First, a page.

I have been emailing back and forth with a former TV journalist, who noticed a trend. I am guessing you will notice the same trend once I bring it up here. Verbs have largely disappeared from news copy. Now, I know many of you will dog me for this and go off on conversational writing. “People speak in phrases.” But do they really? And do they as often as you hear it in news copy?

I am going to make the argument that leaving out key verbs is not done to make copy conversational. It happens for two other reasons more often:

1) To avoid using past or passive tense
2) Because you cannot answer a key part of the fact being presented and are doing a work around.

We delved pretty heavily into the first reason, avoiding using past tense in an article on faking the present.

Some examples sent by this former journalist include: “Today investigators trying to piece together what happened.” and “Hurricane Bob approaching the coast tonight.” Both of these are avoiding “to be.” The reason likely is that the information is not new. The other reason, is to avoid passive tense. We delve into how to get around that in our ultimate writing challenge.

But one thing we haven’t delved into quite as much is the whole, I don’t really know the facts issue. Sadly, this is all too common, especially because journalists are facing huge increases in workload, with little to no support. The former journalist I have been emailing with mentioned that “the most challenging part of writing in active tense was knowing who or what was the “subject” of a subject-verb-object sentence should be. If, for example, a writer knows that a person was accused of something but the writer does not know (and is perhaps too time-pressed or lazy to find out) who did the accusing, writing in active tense is difficult.” So true! And as a journalist who was asked to crank out insane amounts of copy with little to no help, repeatedly, I cannot completely fault writers for this. I understand the “Too time pressed” argument. Leaving these elements out of the story until you get them cleared up isn’t always possible. But there can be a couple of work arounds to help you in this time of fact checking need. Have an assignment editor or manager you trust read over that particular story and ask what they can do to help you fix that fact. Have an anchor do the same. And then tell your EP that the following stories could be written stronger but you don’t have all the facts you need. Yes, share the pain and burden with others. If they blow it off and the copy stays passive, you did all you could. If they just take out the “is”-“ing” combo and dump a verb, at least it wasn’t you. You tried to get all the facts. But keep asking. Hopefully at some point the assignment manager and/or EP will start to see that there is a hole in the system. Too much is getting by with too little information being confirmed. Then, who knows, you might get more support.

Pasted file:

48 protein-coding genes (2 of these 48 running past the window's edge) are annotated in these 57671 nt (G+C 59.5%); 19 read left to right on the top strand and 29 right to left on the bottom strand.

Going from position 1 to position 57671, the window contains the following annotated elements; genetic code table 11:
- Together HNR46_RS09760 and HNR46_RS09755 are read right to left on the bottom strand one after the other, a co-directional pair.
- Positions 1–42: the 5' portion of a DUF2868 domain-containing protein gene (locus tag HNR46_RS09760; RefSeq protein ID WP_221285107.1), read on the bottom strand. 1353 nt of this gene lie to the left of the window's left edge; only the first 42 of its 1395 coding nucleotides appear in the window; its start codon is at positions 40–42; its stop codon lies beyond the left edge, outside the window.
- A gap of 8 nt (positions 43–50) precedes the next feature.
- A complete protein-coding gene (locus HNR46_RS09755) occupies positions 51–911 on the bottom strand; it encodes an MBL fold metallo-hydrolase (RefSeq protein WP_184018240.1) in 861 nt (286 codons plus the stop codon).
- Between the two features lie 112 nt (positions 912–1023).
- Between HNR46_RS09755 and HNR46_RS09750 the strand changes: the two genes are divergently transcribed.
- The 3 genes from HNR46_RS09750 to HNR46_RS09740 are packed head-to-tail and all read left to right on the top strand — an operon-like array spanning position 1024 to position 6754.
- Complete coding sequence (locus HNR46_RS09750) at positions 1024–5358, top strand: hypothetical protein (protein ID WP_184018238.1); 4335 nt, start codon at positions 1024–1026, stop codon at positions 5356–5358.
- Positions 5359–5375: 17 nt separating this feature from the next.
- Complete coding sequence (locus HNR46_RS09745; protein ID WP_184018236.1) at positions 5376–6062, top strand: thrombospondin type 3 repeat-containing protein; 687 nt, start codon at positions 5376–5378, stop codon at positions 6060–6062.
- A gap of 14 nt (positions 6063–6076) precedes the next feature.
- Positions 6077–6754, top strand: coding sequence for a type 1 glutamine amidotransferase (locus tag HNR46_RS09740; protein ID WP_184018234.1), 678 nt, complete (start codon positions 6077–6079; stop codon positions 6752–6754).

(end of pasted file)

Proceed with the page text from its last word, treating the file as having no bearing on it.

Do I think that I will hear more verbs soon? No. The trend is likely here to stay. But I do think that many journalists really want to write things concisely, clearly and knowing they have all the facts. That is why I have to challenge you to demand more. Pick one or two stories a day you call on, to clear up the confusion. It will make you a better writer, better journalist and give you a sense of accomplishment that sometimes is lacking in the daily grind. You cannot fact check all the stories as a producer. There’s not enough time. But you can and should point out the ones you feel could be stronger. After all, your goal is to provide the most information the best way possible. The anchors deserve that. They want to be the most able to explain the information. The newsroom deserves that. It will be noticed for its ability to clearly explain stories the other stations “cheat” on. Most of all, the viewers deserve that. They count on you to have the facts. They make or break your success, so spoil them rotten. Give them more sentences with verbs, in active voice! Don’t take the easy way. Do it the right way. Everyone wins.

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